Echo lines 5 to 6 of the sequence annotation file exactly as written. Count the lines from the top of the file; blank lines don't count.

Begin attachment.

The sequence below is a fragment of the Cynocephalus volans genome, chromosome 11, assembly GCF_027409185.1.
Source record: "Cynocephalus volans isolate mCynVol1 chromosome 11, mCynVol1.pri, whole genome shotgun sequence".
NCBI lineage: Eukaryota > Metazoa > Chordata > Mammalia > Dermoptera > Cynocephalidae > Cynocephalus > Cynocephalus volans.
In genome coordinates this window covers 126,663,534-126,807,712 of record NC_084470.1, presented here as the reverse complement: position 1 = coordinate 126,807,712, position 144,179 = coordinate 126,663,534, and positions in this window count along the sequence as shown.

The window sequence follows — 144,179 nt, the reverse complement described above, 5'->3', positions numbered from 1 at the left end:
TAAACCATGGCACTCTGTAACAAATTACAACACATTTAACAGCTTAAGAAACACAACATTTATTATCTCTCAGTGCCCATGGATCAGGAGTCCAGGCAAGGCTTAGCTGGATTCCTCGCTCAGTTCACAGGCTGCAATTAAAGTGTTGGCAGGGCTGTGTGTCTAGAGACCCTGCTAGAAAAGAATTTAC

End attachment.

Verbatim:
The window sequence follows — 144,179 nt, the reverse complement described above, 5'->3', positions numbered from 1 at the left end:
TAAACCATGGCACTCTGTAACAAATTACAACACATTTAACAGCTTAAGAAACACAACATTTATTATCTCTCAGTGCCCATGGATCAGGAGTCCAGGCAAGGCTTAGCTGGATTCCTCGCTCAGTTCACAGGCTGCAATTAAAGTGTTGGCAGGGCTGTGTGTCTAGAGACCCTGCTAGAAAAGAATTTAC